Introduction and background to the review

The Scrap Metal Dealers Act 2013 was introduced to tackle rising levels of metal theft. Prior to the Act, metal theft offences were increasing, driven by the rising cost of metals on the world commodity market. The cost of these offences to the UK was estimated to be at least £220 million per annum, and the crimes posed a threat to the security of the national infrastructure and affected a range of sectors including power, transport and telecommunications. The purpose of the Act was to reverse the upward trend in levels of metal theft through stricter regulation of the metal recycling sector to make it more difficult to dispose of stolen metal. The Act: • requires a scrap metal dealer to hold and display a licence, issued by the relevant local authority. This can be either a site licence or a mobile collector’s licence; • permits local authorities to charge a licence fee, set locally, at cost recovery; • allows for the closure of unlicensed sites; • requires local authorities to provide appropriate information to enable the Environment Agency in England and the Natural Resources Body for Wales to maintain national registers of licences; • requires scrap metal dealers to verify the identity and address of persons from whom they receive metal; • makes it an offence for a scrap metal dealer to purchase scrap metal for cash; • sets out the record-keeping requirements in respect of any scrap metal received or disposed of by scrap metal dealers; and • provides the police and local authorities with a right to enter and inspect scrap metal dealers’ premises.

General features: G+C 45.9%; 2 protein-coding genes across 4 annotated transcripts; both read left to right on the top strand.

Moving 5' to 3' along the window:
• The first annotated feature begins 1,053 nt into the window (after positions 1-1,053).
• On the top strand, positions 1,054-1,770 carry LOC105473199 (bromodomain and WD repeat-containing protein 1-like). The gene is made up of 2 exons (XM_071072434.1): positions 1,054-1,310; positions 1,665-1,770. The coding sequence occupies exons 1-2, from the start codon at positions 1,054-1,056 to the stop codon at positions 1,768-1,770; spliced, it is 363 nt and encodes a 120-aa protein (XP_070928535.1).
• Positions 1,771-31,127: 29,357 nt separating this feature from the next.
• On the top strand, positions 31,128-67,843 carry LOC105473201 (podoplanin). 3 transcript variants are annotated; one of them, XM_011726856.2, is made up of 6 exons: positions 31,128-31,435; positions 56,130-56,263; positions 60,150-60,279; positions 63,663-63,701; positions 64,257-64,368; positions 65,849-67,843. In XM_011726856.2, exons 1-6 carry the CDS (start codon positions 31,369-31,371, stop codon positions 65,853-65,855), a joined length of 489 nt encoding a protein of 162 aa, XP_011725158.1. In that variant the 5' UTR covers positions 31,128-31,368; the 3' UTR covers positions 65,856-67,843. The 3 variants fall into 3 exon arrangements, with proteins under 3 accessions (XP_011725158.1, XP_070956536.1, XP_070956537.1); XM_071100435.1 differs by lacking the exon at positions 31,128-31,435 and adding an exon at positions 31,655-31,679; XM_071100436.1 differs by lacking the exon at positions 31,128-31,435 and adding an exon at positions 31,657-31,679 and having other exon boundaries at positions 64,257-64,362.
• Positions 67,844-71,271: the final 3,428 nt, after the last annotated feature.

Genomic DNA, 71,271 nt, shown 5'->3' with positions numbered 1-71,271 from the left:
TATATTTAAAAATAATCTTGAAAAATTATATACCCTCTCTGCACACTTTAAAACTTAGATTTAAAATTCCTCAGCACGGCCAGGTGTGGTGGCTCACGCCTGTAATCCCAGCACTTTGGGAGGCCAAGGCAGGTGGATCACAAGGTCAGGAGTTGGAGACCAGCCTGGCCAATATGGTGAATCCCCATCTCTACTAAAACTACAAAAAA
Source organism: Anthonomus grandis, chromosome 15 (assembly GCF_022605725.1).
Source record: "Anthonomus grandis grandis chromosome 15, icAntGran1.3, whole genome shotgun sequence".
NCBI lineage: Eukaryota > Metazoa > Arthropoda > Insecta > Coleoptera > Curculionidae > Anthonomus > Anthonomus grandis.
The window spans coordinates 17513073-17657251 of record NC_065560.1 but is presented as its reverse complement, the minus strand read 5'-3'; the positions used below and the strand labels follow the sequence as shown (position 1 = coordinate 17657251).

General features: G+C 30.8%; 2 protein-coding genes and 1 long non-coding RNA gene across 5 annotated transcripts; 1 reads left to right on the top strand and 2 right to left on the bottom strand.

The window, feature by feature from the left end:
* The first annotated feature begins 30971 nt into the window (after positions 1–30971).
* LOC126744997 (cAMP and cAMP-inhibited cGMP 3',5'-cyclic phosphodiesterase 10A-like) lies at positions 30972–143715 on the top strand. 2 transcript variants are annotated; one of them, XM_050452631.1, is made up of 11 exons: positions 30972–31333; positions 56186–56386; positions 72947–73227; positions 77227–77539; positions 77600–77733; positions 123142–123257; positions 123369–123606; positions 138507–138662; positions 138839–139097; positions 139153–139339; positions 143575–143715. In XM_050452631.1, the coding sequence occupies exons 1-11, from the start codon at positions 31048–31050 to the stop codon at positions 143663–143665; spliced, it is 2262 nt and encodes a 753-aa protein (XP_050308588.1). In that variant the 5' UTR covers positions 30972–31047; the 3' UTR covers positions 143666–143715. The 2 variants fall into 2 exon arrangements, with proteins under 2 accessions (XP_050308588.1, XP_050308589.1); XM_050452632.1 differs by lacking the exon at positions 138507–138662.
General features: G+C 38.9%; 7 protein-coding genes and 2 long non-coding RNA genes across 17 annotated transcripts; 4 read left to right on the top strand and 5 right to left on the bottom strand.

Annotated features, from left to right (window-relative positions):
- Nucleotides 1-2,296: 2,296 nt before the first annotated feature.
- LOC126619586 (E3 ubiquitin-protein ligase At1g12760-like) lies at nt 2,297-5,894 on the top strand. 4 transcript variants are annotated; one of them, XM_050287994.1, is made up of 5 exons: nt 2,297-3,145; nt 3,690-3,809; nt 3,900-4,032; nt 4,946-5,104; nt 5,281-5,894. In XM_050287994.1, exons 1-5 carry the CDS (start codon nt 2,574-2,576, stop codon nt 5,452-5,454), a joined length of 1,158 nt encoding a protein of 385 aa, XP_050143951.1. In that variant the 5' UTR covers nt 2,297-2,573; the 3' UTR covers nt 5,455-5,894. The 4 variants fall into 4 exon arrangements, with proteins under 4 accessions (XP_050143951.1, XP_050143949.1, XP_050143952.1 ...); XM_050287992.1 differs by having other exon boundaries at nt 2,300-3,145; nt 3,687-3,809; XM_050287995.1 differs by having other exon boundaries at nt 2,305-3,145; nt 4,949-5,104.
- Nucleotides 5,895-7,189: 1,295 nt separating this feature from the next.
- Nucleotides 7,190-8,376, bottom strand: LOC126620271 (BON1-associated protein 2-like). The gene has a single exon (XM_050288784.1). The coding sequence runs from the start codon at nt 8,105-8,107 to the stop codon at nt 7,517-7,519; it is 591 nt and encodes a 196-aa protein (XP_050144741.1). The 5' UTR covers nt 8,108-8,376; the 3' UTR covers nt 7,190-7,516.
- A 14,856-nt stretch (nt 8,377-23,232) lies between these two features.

Scrap metal prices

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